For Immediate Release
Posted: April 05, 2018


Communications Director
6032712121 |

New Hampshire Fights Internet Sales Tax

Concord, NH - Today, Governor Chris Sununu and Attorney General Gordon MacDonald announced that the State of New Hampshire has submitted an amicus brief to the United States Supreme Court in the case of South Dakota v. Wayfair, Inc. In its brief, the State urges the Court not to overrule existing precedent in a manner that would expose New Hampshire citizens and businesses to out-of-state sales taxes.

"It is unacceptable that New Hampshire businesses may be forced to act as tax collectors for other states. We will not sit idly by while Washington, D.C. and sales-tax reliant states try to raid the pockets of Granite Staters and increase the price of retail goods in New Hampshire," said Governor Chris Sununu. "That is the very definition of taxation without representation, and we will not stand for it. Overturning existing precedent in this case will put the nation on a fast-track towards unbridled taxation of the Internet and may force certain businesses and persons to cease doing business over the Internet altogether. That should not be permitted to occur."

For over fifty years, the U.S. Supreme Court has appropriately restricted State authority to impose sales and use taxes on businesses and persons that operate outside of their borders. In doing so, the United States Supreme Court has held that, in order for a State to impose a sales or use tax on a business or person selling retail goods, that business or person must have some "physical presence" in the taxing State. In open defiance of this well-settled precedent, South Dakota enacted a law requiring a seller that "does not have a physical presence in the state" to collect and remit sales taxes to it. South Dakota passed the law knowing that it would spark a court challenge that would likely make its way to the United States Supreme Court.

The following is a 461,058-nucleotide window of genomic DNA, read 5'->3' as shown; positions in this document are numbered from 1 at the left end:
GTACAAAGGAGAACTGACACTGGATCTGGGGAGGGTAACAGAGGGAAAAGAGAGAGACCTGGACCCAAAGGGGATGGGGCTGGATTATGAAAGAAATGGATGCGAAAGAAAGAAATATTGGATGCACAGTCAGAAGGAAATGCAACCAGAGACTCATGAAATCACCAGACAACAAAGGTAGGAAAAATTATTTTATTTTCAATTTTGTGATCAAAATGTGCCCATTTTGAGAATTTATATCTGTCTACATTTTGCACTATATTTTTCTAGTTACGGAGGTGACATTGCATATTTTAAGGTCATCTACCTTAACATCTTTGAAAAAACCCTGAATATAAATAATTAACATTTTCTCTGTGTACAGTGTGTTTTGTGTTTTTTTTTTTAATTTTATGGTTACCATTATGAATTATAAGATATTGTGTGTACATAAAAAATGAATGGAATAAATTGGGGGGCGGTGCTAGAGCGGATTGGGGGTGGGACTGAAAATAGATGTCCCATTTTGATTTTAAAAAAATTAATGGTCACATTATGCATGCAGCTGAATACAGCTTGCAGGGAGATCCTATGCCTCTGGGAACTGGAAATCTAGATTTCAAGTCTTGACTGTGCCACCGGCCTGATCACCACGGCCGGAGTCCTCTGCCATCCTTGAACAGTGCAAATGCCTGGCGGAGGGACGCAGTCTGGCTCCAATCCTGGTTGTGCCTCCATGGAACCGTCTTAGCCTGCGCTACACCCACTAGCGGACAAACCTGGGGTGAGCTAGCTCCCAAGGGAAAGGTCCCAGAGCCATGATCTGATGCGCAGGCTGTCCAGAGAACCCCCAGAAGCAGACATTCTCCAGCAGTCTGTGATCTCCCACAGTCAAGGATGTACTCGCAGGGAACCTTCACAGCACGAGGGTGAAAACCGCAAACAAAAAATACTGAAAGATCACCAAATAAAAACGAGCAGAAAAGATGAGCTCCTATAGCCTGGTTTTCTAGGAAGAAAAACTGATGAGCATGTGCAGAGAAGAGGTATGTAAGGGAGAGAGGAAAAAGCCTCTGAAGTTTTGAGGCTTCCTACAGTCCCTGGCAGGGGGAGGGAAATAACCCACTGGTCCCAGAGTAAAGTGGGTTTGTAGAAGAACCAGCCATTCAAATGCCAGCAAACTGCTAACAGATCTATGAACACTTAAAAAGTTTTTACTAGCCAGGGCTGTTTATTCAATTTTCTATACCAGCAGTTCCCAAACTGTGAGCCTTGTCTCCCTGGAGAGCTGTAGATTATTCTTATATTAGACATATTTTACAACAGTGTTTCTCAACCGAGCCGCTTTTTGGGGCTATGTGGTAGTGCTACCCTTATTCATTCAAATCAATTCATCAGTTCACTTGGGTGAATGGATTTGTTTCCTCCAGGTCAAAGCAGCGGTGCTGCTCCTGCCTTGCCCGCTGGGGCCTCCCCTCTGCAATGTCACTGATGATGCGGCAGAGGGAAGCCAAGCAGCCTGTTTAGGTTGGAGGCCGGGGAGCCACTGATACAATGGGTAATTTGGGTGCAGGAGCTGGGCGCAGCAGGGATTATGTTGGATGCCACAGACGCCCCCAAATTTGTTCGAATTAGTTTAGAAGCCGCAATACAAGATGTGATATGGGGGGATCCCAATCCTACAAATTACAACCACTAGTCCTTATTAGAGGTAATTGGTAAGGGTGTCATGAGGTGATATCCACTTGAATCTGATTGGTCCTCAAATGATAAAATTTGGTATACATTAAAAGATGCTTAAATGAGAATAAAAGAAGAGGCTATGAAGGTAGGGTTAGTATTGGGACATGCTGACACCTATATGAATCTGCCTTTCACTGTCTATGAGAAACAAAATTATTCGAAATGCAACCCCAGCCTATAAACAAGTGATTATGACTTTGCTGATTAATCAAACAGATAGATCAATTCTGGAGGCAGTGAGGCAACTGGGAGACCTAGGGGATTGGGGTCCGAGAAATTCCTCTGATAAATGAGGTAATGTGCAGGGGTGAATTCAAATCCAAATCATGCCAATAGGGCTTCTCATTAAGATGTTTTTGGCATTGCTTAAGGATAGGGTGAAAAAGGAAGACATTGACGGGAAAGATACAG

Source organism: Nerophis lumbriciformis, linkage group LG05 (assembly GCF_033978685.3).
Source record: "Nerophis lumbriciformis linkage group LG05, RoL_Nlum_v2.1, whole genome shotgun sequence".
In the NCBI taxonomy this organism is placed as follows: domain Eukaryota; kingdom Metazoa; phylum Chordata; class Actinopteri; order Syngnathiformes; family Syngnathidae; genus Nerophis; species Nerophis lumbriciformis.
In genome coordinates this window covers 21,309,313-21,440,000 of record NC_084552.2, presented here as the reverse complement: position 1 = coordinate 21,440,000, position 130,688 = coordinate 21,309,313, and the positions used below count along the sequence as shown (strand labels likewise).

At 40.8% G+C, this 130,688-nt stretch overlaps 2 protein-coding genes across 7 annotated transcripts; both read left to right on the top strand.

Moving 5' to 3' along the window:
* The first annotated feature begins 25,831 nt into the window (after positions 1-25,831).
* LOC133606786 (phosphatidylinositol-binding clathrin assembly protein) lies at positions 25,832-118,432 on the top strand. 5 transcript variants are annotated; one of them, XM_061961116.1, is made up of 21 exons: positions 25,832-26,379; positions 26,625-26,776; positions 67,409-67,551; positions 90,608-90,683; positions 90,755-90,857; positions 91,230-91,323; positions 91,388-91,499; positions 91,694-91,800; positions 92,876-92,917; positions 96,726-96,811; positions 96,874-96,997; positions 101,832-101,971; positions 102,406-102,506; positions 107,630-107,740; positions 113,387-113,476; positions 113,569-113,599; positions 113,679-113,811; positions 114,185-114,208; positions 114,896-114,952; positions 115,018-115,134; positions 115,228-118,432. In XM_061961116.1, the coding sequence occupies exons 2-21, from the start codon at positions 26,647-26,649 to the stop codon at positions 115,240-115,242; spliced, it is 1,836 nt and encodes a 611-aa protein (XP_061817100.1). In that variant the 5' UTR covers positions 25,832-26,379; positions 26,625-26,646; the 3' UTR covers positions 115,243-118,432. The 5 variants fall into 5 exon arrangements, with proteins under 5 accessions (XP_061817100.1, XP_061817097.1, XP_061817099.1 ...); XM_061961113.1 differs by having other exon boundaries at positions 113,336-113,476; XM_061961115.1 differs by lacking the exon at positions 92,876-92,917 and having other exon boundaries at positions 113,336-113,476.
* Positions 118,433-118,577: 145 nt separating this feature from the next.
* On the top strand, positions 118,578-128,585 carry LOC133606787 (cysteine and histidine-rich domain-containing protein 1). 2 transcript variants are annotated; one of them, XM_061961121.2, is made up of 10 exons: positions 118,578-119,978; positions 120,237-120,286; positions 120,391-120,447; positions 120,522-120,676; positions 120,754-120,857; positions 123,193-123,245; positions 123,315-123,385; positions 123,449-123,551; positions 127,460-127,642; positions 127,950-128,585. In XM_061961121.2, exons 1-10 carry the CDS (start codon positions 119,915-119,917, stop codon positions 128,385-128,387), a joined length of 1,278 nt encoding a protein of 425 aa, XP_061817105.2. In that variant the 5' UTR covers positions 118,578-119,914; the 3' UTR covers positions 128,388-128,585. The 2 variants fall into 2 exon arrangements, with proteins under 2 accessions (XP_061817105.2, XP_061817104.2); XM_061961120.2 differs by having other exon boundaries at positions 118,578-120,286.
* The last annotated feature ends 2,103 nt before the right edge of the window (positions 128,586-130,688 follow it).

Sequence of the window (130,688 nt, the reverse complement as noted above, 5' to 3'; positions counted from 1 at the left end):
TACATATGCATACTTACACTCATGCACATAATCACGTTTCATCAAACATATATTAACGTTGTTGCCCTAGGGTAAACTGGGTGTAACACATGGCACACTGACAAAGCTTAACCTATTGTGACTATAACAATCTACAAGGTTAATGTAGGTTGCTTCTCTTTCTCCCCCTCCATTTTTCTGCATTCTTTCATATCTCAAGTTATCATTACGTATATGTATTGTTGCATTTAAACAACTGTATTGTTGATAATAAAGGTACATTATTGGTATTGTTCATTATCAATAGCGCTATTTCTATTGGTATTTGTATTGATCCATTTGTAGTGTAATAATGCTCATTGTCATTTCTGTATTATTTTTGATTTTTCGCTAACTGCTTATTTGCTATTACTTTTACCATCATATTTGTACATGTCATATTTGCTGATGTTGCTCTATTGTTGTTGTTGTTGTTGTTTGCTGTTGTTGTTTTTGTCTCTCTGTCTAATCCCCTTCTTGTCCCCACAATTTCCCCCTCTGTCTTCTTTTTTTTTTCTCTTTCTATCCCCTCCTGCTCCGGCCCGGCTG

Earlier this year, the Court agreed to hear the Wayfair case. It presents a single issue: should the "physical presence" requirement for sales and uses taxes set forth in a 1967 U.S. Supreme Court decision, National Bellas Hess v. Department of Revenue of Illinois, and reaffirmed in a 1992 U.S. Supreme Court decision, Quill Corp. v. North Dakota, be overturned. In its brief today, New Hampshire argues that it should not.

"There are approximately 10,000 to 12,000 different sales and use tax jurisdictions in the United States today. Countless small businesses use the Internet for the retail sale of goods. The monetary amounts are often quite modest. It is manifestly unreasonable and unfair for these businesses to have to invest in expensive software and professional services in order to collect, account for, and remit sales taxes to other States and localities or otherwise subject themselves to potential civil and criminal penalties," said Attorney General MacDonald. "New Hampshire's citizens have chosen through their elected representatives not to impose a sales tax on retail goods and should not be forced to shoulder the burden of other state sales taxes."